CHARLOTTE, N.C. — Steve Clifford has battled headaches for the past two years.

But for the coach of the Charlotte Hornets – a Maine native and former standout player at UMaine-Farmington – when the pain became so intense before a Charlotte home game last December it frightened him, and he couldn’t ignore the problem any longer.

The 56-year-old Clifford, who grew up in Mattawamkeag, walked away from the Hornets that day to undergo medical testing on his brain and get his life in order. Results revealed no internal problems, but the doctor’s diagnosis showed Clifford was suffering from severe sleep deprivation. And, if he didn’t do something about it, the condition was only going to get worse.

Clifford returned to practice Tuesday after six weeks off, feeling refreshed. He’ll be back on the sideline Wednesday night after a 21-game absence when the Hornets host the Washington Wizards, the start of a five-game homestand.

“It was a scary thing,” Clifford said of the ordeal.

Doctors determined that more than 18 years of working as a NBA coach had worn him down to the point where his brain was telling him he needed sleep. Clifford had grown used to nights where he would regularly sleep only four or five hours.

“It becomes a vicious cycle,” Clifford said. “It was a lack of sleep that leads to headaches, and then the headaches are why I’m not sleeping.”

But when he walked in the team’s downtown Charlotte arena the morning of Dec. 4, 2017 for shootaround, Clifford could no longer take the pain.

“The doctor basically told me it’s your long-term health versus your career,” Clifford said. “And he told me the medication doesn’t cure the headaches. The medication for a headache is a Band-Aid. You have to take care of the issue. (The headaches) will keep getting worse until you stop what is causing them. And my problem was my job, my lifestyle.”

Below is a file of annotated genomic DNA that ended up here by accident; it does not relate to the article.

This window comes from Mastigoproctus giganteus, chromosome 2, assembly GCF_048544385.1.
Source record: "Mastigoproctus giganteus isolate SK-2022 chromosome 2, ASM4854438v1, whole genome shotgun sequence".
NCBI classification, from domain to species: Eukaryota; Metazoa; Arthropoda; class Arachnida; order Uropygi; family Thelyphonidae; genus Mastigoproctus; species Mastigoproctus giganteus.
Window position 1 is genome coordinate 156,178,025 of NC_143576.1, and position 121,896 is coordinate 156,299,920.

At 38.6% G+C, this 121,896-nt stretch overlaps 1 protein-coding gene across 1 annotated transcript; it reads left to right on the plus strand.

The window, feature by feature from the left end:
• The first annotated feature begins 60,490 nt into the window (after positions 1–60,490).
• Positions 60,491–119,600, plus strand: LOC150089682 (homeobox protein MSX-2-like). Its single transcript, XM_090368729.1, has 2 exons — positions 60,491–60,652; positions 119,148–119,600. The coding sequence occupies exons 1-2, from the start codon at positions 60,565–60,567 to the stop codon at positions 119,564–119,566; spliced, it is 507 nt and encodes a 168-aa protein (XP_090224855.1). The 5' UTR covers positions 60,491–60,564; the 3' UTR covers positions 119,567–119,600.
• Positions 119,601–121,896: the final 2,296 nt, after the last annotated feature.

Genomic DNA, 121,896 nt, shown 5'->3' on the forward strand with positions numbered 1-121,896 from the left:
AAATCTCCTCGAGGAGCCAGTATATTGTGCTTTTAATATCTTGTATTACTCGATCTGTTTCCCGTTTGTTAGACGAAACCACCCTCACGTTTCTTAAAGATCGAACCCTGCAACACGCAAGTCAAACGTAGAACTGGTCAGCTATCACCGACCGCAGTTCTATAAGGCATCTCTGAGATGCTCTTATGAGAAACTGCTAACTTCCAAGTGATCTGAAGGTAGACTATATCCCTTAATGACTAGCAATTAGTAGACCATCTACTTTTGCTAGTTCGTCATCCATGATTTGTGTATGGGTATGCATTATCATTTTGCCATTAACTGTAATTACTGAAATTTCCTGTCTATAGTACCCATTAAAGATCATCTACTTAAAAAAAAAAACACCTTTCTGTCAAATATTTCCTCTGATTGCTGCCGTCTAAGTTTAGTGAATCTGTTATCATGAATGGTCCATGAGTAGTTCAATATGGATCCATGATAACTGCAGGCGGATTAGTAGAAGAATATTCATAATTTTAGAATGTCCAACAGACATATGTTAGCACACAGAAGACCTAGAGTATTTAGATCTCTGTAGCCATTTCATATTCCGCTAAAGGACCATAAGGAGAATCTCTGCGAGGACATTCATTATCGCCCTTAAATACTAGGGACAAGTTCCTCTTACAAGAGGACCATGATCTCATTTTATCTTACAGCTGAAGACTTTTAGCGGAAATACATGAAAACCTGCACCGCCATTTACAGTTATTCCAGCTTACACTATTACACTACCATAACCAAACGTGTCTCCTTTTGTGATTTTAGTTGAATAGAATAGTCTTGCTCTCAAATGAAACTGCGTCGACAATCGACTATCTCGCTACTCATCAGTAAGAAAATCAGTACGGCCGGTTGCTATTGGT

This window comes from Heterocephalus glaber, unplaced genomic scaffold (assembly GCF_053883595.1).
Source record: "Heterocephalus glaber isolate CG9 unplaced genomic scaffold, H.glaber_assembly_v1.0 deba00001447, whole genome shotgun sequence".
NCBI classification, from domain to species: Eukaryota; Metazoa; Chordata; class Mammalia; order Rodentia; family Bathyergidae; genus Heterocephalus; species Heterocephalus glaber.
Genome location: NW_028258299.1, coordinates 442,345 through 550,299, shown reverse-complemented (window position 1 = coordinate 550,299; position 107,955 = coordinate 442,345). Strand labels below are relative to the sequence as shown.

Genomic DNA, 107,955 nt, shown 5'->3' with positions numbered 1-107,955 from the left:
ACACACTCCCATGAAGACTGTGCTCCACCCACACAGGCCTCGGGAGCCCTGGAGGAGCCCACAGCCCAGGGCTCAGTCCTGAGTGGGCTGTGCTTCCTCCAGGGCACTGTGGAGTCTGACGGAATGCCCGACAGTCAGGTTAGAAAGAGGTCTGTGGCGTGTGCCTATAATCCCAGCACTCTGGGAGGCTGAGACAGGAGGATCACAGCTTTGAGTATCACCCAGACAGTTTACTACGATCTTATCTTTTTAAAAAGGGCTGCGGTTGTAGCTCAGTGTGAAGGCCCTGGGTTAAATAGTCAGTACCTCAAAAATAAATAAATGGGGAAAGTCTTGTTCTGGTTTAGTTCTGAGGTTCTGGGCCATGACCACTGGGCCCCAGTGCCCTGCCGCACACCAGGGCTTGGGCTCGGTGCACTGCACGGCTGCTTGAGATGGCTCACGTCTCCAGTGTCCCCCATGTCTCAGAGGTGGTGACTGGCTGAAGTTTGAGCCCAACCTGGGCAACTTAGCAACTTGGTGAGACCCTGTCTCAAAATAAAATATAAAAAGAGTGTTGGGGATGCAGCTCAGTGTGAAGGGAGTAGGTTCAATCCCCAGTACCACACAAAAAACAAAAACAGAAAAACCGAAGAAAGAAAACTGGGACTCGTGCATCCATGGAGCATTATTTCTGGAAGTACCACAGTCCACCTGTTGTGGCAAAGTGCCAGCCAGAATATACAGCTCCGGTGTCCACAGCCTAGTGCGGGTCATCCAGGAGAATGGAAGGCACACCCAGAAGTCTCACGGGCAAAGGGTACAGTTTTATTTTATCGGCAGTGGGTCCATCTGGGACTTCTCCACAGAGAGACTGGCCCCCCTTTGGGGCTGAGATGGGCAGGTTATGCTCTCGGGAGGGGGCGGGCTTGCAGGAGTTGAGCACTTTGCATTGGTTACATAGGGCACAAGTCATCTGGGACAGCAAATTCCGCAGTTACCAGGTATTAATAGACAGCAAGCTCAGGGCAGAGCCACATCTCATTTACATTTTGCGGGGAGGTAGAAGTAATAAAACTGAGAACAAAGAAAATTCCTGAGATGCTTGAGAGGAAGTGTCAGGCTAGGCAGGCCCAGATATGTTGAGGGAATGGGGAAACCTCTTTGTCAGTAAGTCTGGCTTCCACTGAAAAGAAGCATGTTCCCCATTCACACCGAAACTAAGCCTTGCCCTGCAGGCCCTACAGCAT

TEMPERS BOILED over Monday night late in the Clippers’ 113-102 victory over the Rockets, to the point where several security guards were needed outside the Houston locker room postgame.

The NBA is planning to speak with both teams to determine the specifics of late-game and postgame events.

ESPN reported several Rockets players headed toward the Clippers’ locker room afterward, seeking a confrontation, but were escorted away by security before anything got physical.

There were late-game incidents as well in Chris Paul’s first game in Los Angeles since he was traded to the Rockets this past summer. Clippers star Blake Griffin appeared to bump Houston Coach Mike D’Antoni, and they exchanged words. Griffin and Houston’s Trevor Ariza were later ejected after another incident.

Postgame, neither team offered specifics on what happened, if anything, in the Clippers’ locker room.

“We were where we were supposed to be,” Griffin said. “We were in our locker room.”

RAPTORS: Toronto guard DeMar DeRozan has been fined $15,000 for publicly criticizing the league’s officiating.

DeRozan said after a 127-125 loss to Golden State loss that “It’s frustrating being out there feeling like you’re playing 5-on-8. Some of those calls were terrible, period.”


MAGIC 108, TIMBERWOLVES 102: Evan Fournier scored 32 points and Orlando held a 35-27 scoring edge in the fourth quarter to get a win over visiting Minnesota.

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